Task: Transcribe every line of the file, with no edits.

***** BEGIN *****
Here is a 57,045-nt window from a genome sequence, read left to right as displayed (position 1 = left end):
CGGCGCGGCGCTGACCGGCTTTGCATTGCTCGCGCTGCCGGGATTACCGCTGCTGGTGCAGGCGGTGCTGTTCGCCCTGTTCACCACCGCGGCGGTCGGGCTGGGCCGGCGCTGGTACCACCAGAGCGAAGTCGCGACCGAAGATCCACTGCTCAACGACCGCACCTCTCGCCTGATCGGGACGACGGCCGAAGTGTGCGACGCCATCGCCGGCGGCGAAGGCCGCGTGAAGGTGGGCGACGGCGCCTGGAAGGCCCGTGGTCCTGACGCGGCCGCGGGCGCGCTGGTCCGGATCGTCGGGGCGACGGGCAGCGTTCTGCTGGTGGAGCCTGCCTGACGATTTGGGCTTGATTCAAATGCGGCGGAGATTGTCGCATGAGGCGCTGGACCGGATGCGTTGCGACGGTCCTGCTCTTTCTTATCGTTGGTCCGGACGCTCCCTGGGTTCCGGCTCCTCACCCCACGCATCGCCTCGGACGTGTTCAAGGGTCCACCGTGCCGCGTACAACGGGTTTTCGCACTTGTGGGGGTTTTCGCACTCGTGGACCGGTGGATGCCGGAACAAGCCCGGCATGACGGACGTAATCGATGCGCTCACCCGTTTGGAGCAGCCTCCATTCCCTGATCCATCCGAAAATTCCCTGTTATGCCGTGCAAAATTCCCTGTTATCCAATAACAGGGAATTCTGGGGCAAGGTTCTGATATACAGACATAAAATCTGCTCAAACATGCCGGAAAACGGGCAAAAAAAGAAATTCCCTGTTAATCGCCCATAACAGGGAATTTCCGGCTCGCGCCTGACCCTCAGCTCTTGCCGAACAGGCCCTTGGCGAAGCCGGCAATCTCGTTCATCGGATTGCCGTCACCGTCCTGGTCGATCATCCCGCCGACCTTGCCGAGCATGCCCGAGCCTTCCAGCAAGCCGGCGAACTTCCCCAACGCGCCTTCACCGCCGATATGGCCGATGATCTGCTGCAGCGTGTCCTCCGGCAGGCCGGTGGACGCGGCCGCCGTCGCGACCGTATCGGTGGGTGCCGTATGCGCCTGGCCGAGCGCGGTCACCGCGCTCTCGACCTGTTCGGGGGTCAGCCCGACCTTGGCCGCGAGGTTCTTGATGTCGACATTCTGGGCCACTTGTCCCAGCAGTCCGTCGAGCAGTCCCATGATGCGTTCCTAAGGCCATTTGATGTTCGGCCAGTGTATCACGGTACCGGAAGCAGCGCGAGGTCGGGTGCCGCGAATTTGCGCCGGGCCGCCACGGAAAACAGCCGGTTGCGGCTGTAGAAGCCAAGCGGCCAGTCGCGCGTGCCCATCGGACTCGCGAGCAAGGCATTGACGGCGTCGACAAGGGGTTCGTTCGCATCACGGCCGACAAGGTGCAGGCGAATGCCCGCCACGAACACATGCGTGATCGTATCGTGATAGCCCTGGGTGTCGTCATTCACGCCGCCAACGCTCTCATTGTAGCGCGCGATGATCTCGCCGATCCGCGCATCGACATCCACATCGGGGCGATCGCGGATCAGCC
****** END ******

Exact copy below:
Here is a 57,045-nt window from a genome sequence, read left to right as displayed (position 1 = left end):
CGGCGCGGCGCTGACCGGCTTTGCATTGCTCGCGCTGCCGGGATTACCGCTGCTGGTGCAGGCGGTGCTGTTCGCCCTGTTCACCACCGCGGCGGTCGGGCTGGGCCGGCGCTGGTACCACCAGAGCGAAGTCGCGACCGAAGATCCACTGCTCAACGACCGCACCTCTCGCCTGATCGGGACGACGGCCGAAGTGTGCGACGCCATCGCCGGCGGCGAAGGCCGCGTGAAGGTGGGCGACGGCGCCTGGAAGGCCCGTGGTCCTGACGCGGCCGCGGGCGCGCTGGTCCGGATCGTCGGGGCGACGGGCAGCGTTCTGCTGGTGGAGCCTGCCTGACGATTTGGGCTTGATTCAAATGCGGCGGAGATTGTCGCATGAGGCGCTGGACCGGATGCGTTGCGACGGTCCTGCTCTTTCTTATCGTTGGTCCGGACGCTCCCTGGGTTCCGGCTCCTCACCCCACGCATCGCCTCGGACGTGTTCAAGGGTCCACCGTGCCGCGTACAACGGGTTTTCGCACTTGTGGGGGTTTTCGCACTCGTGGACCGGTGGATGCCGGAACAAGCCCGGCATGACGGACGTAATCGATGCGCTCACCCGTTTGGAGCAGCCTCCATTCCCTGATCCATCCGAAAATTCCCTGTTATGCCGTGCAAAATTCCCTGTTATCCAATAACAGGGAATTCTGGGGCAAGGTTCTGATATACAGACATAAAATCTGCTCAAACATGCCGGAAAACGGGCAAAAAAAGAAATTCCCTGTTAATCGCCCATAACAGGGAATTTCCGGCTCGCGCCTGACCCTCAGCTCTTGCCGAACAGGCCCTTGGCGAAGCCGGCAATCTCGTTCATCGGATTGCCGTCACCGTCCTGGTCGATCATCCCGCCGACCTTGCCGAGCATGCCCGAGCCTTCCAGCAAGCCGGCGAACTTCCCCAACGCGCCTTCACCGCCGATATGGCCGATGATCTGCTGCAGCGTGTCCTCCGGCAGGCCGGTGGACGCGGCCGCCGTCGCGACCGTATCGGTGGGTGCCGTATGCGCCTGGCCGAGCGCGGTCACCGCGCTCTCGACCTGTTCGGGGGTCAGCCCGACCTTGGCCGCGAGGTTCTTGATGTCGACATTCTGGGCCACTTGTCCCAGCAGTCCGTCGAGCAGTCCCATGATGCGTTCCTAAGGCCATTTGATGTTCGGCCAGTGTATCACGGTACCGGAAGCAGCGCGAGGTCGGGTGCCGCGAATTTGCGCCGGGCCGCCACGGAAAACAGCCGGTTGCGGCTGTAGAAGCCAAGCGGCCAGTCGCGCGTGCCCATCGGACTCGCGAGCAAGGCATTGACGGCGTCGACAAGGGGTTCGTTCGCATCACGGCCGACAAGGTGCAGGCGAATGCCCGCCACGAACACATGCGTGATCGTATCGTGATAGCCCTGGGTGTCGTCATTCACGCCGCCAACGCTCTCATTGTAGCGCGCGATGATCTCGCCGATCCGCGCATCGACATCCACATCGGGGCGATCGCGGATCAGCC